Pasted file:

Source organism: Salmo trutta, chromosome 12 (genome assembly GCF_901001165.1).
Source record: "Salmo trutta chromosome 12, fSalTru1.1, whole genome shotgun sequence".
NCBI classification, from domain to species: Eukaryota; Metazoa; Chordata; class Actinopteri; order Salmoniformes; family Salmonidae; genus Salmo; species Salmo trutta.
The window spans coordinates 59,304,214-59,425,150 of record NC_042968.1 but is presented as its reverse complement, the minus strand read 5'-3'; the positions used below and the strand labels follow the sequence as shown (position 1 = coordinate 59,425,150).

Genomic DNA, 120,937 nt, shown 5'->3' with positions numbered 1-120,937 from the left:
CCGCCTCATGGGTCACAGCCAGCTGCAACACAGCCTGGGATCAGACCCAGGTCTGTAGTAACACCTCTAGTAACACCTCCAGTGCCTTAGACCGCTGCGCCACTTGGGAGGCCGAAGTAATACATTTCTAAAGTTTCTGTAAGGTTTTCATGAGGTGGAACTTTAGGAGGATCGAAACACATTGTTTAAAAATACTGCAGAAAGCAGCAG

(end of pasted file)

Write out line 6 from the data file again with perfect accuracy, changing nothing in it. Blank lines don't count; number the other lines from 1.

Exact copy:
CCGCCTCATGGGTCACAGCCAGCTGCAACACAGCCTGGGATCAGACCCAGGTCTGTAGTAACACCTCTAGTAACACCTCCAGTGCCTTAGACCGCTGCGCCACTTGGGAGGCCGAAGTAATACATTTCTAAAGTTTCTGTAAGGTTTTCATGAGGTGGAACTTTAGGAGGATCGAAACACATTGTTTAAAAATACTGCAGAAAGCAGCAG